It is the aircraft industry's equivalent of trickle-down economics: when and orderbooks swell, purveyors of used aircraft and lessors benefit by satisfying demand the aircraft builders cannot. But theory and practice have begun to diverge.
An unusual split has emerged between the market development for new and used aircraft. Airbus and Boeing booked more than 1,500 combined narrowbody orders last year and are set to reach a similar number in 2012—available near-term production slots are selling out, yet the demand for older aircraft is not recovering.
For instance,, which in the past has been able to sell relatively young -800s at good prices, has not seen any market interest in its current offering. “The secondhand market is dead,” says Ryanair CEO Michael O'Leary.
The view is similar at rival. The low-fare airline was looking to dispose of some of its narrowbodies, but it took them off the market due to a lack of interest, says an industry official involved in the process. The airline could have found others to lease the assets but decided such a move would undermine the focus on its low-fare business model.
The reason for the disconnect is financial. “There has been a split in new and used aircraft financing and that has gotten worse,” says an aircraft broker. Obtaining financing for aircraft that are more than a few years old “is really difficult,” says a second industry observer.
Further complicating the used aircraft dynamics are high fuel prices, which make some young but relatively high-fuel-burn aircraft unattractive even at low prices. That explains why some of the Boeing 737-600s that were operated by Malev Hungarian Airlines are now being parted out rather than remarketed for lease or sold.
Another issue could be that Airbus and Boeing may not be as sold-out as they suggest. On occasion, the manufacturers still call leasing companies to sell near-term aircraft that become available, notes Gary S. Liebowitz, senior equity research analyst for aerospace and defense at Wells Fargo Securities. More slots may become available, he says, when weaker airlines withdraw orders. Liebowitz says Airbus's backlog is more vulnerable to such developments than Boeing's. Dutch lessor AerCap signaled recently that it could take on more aircraft commitments this year if the prices were right.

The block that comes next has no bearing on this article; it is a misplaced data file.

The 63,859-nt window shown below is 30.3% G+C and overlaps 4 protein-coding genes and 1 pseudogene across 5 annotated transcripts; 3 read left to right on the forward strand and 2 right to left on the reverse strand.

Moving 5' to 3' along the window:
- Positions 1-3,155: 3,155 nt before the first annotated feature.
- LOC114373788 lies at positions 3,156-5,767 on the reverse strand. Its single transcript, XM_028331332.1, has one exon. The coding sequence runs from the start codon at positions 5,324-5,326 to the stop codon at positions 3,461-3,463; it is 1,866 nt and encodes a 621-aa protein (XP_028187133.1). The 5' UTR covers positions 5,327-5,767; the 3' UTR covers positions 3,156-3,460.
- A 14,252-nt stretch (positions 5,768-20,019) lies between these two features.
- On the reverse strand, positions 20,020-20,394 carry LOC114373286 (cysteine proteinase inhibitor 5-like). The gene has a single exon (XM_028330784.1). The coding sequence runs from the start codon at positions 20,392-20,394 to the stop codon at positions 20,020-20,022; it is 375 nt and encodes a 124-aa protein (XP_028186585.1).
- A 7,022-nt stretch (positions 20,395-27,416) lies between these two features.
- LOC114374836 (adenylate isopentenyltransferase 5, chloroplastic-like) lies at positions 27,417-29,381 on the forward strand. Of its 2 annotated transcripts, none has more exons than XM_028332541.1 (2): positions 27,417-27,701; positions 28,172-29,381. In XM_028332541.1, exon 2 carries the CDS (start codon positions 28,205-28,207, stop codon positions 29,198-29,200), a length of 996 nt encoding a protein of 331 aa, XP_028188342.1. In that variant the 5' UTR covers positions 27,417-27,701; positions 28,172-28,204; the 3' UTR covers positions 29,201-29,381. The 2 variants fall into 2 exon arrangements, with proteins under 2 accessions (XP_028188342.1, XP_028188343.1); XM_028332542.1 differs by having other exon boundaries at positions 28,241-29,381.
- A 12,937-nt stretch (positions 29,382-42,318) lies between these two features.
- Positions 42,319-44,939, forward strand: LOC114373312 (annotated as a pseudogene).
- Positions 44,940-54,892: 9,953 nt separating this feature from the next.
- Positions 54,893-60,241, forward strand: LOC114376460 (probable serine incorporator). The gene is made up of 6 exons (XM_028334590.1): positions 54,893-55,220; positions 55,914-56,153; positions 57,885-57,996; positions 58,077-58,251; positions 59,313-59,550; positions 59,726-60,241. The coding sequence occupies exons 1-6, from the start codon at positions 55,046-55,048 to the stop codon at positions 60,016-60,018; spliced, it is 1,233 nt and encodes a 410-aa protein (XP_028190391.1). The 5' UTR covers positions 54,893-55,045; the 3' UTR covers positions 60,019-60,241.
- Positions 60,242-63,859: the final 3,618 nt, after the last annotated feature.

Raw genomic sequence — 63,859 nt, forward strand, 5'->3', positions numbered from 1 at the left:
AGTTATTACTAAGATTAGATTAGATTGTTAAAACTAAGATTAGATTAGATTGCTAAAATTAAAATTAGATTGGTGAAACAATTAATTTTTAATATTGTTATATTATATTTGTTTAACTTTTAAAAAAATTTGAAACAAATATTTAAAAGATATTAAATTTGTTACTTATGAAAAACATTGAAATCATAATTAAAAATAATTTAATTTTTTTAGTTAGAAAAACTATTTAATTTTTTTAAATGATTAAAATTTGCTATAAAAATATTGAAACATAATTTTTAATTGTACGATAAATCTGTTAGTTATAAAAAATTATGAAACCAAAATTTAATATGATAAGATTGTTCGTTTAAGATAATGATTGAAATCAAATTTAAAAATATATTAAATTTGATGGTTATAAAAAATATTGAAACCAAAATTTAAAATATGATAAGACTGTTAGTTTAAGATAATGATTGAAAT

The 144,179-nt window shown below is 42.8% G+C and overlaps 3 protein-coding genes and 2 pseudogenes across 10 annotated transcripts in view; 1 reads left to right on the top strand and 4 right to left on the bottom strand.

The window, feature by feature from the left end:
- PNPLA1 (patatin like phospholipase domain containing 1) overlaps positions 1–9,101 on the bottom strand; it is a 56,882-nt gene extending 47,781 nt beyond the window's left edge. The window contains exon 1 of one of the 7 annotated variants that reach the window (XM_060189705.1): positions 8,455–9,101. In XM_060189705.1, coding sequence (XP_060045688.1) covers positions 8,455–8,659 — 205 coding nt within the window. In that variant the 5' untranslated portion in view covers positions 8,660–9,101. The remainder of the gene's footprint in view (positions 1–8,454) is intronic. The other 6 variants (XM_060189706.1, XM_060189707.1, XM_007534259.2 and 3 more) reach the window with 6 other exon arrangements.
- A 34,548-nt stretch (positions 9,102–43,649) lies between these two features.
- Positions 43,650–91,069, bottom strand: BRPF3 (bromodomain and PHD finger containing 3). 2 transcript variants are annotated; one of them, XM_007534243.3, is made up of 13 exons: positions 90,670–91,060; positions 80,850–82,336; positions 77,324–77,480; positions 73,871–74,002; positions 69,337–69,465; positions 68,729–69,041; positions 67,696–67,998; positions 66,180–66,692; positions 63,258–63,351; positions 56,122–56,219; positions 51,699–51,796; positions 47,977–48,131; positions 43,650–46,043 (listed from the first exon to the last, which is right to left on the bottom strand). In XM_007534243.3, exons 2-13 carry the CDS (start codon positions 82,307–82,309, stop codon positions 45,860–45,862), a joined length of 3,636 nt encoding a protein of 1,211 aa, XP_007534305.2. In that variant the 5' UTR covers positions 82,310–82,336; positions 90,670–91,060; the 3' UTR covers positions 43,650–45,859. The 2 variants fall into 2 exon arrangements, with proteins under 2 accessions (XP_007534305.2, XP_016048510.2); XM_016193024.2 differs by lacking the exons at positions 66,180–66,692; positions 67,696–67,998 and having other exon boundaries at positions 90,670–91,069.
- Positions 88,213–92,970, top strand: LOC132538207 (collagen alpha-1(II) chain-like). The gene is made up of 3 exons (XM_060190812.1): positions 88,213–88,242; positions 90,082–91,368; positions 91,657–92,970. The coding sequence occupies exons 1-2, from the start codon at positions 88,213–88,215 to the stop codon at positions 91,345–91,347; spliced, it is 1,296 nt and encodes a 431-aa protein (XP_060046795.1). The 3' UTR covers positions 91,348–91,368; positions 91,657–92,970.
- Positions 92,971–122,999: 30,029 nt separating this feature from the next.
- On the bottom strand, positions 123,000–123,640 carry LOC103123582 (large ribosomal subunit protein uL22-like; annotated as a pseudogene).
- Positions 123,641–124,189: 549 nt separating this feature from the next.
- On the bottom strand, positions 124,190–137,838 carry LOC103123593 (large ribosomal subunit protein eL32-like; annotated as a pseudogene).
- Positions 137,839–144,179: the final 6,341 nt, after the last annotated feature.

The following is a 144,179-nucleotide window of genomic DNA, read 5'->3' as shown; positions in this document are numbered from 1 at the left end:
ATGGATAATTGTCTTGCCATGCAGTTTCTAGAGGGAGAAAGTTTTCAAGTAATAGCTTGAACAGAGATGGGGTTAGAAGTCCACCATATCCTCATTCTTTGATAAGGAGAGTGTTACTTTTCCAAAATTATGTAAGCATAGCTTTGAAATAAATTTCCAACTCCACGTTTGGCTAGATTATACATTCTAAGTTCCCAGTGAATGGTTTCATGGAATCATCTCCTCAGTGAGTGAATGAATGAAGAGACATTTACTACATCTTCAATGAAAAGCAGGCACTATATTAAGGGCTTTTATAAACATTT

Leasing companies are facing their own headaches. International Lease Finance Corp., for instance, has been hit by insolvencies of airlines such as Malev and Spanair. And more customer defaults are likely this year, says Aengus Kelly, CEO of AerCap, which has also withdrawn aircraft from struggling Kingfisher Airlines.
Moreover, lease rates, far off their peak, are not necessarily trending in the right direction, in part reflecting the general low-interest-rate environment.
Adding to lessors' woes is the boosting of Airbus's and Boeing's production rates. Over the long term, the aircraft makers suggest 40% of their deliveries are to replace existing equipment, with 60% for growth. “However, this year the balance is reversed,” Liebowitz says. The flood of new aircraft could stymie the recovery in lease rates.
Leasing companies' concern about Airbus and Boeing flooding the market is not new. Going into the downturn in 2008, they urged the aircraft makers to curtail capacity or risk overproduction. Both did cut output, but not to the degree desired by lessors. In the end, Airbus and Boeing, rather than the lessors, judged the rate of demand recovery more accurately. However, industry analysts suggest just because the airframers were right in the last downturn does not mean the glut of aircraft being produced will not become a problem down the road.
Furthermore, the high replacement rate and degree to which aircraft are being parted out at relatively young ages could have wider ramifications for lessors if the trend is not reversed. If companies, especially those with older aircraft portfolios, have to depreciate their assets faster, it would directly hit their bottom lines.
|Source: Aviation Week Intelligence Network|